An essential oil is a volatile odorant extracted from plants such as flowers, fruits, seeds…by a distillation with water vapour. From perfume to creams, deodorants and make-up, used in the formulation or simply for their aromas, essential oils are often found in cosmetic compositions. In addition to being natural preservatives, their virtues are innumerable, for men, women or children; their perfumes are unique and plural. They all share natural “super powers” in common: antiseptic, antibacterial and moisturizing abilities.
Essential oils and their hair benefits
The types of hair vary enormously from one head to another, but the diversity of the essential oils is even more extensive. For example, the essential oils of sandalwood, sage or rosemary help to take care of dry hair. For oily hair, lavender can be very useful because of its absorbing and regulating properties of sebum. Dandruff problems? The essential oil of bergamot or petit grain can help you hydrate your scalp. Essential oils combine many benefits, it is not necessary to get an essential oil or a product that includes, for each problem. Example: thyme not only has a toning action on the hair but it also enhances the shine. It is also recommended against hair loss.
Essential oils in makeup and manicure care
Essential oils are often used in makeup for their natural scents, which add a pleasant note to the application of products. In addition, their nourishing properties provide skin care in addition to the covering function of makeup, such as the essential oil of myrrh that moisturizes and firms the epidermis and is found in some tinted creams. The same goes for lipsticks: they reinforce the shine while moisturizing the lips. Given their fortifying action, they are also beneficial for the maintenance of nails, such as Ylang-Ylang essential oil or lemon essential oil, which allows them to whiten in addition to fortify.
Essential oils in perfumes
Used in perfumes for centuries, essential oils offer an infinite range of fragrances. From natural and discreet scents to more exotic or pronounced notes, essential oils allow everyone to find the scent that corresponds to them even if some have a more masculine or feminine olfactory character. Vetiver essential oil, for example, is found mostly in compositions addressed to men, while the one derived from vanilla is often more popular with women. Their fundamental role in perfumery has led some perfume companies to launch environmental programs aimed at protecting the plants they come from, such as Givaudan, which wants to secure supplies of patchouli and vetiver from Haiti.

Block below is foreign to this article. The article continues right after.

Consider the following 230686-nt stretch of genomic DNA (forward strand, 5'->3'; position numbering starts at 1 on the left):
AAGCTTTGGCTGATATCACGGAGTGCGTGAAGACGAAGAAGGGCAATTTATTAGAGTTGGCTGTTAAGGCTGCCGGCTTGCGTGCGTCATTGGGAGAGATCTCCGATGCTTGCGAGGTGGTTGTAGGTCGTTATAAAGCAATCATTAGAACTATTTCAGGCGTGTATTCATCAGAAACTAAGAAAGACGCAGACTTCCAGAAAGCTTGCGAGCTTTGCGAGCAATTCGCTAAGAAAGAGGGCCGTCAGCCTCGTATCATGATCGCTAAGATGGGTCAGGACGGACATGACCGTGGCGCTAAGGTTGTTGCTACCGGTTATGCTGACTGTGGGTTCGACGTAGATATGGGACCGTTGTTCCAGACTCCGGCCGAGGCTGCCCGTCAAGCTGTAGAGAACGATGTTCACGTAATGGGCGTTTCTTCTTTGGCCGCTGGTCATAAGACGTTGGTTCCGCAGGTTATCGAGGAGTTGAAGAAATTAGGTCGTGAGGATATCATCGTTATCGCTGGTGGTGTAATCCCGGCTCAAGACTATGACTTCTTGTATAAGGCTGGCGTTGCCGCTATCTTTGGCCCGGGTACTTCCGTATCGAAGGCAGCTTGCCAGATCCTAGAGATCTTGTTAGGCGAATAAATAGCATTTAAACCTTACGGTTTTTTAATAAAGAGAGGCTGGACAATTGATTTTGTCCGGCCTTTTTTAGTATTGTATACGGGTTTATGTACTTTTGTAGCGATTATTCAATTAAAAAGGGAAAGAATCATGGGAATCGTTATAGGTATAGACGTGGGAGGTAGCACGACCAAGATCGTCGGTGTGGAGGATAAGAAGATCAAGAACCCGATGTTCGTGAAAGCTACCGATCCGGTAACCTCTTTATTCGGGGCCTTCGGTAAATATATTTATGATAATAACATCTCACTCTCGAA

Essential oils for self-made cosmetics
Cosmetics manufacturers are not the only ones who know how to exploit their properties; it is also possible for oneself to compose cosmetics and perfumes from essential oils. Internet tutorials, boxes of several oils, recipes…printed press and the internet are full of guides to prepare them yourself. Nevertheless, the essential oils sold pure in small bottle are not to handle without precaution. A few drops are usually sufficient to achieve the desired effects, while an overdose could be detrimental to health. They are not recommended for pregnant women.
Essential oils, organic and European regulations
An essential oil does not necessarily imply an organic product. Indeed, not all are from nature. Some are artificially made, especially when it comes to getting their odorous qualities. The European Commission also wants to better regulate their manufacturing conditions, traceability, since the DGCCRF (Directorate General for Competition, Consumer Affairs and Fraud Control) has made a study denouncing the infringements of producers, and risks that they make consumers incur. Natural products do not mean harmless products. That is why it is imperative to learn about the exact composition of the products, to test them on a small area (avoiding face and private parts), or at best to seek advice from a pharmacist or a doctor, especially if you are sensitive to allergies.
Source of BeautyPress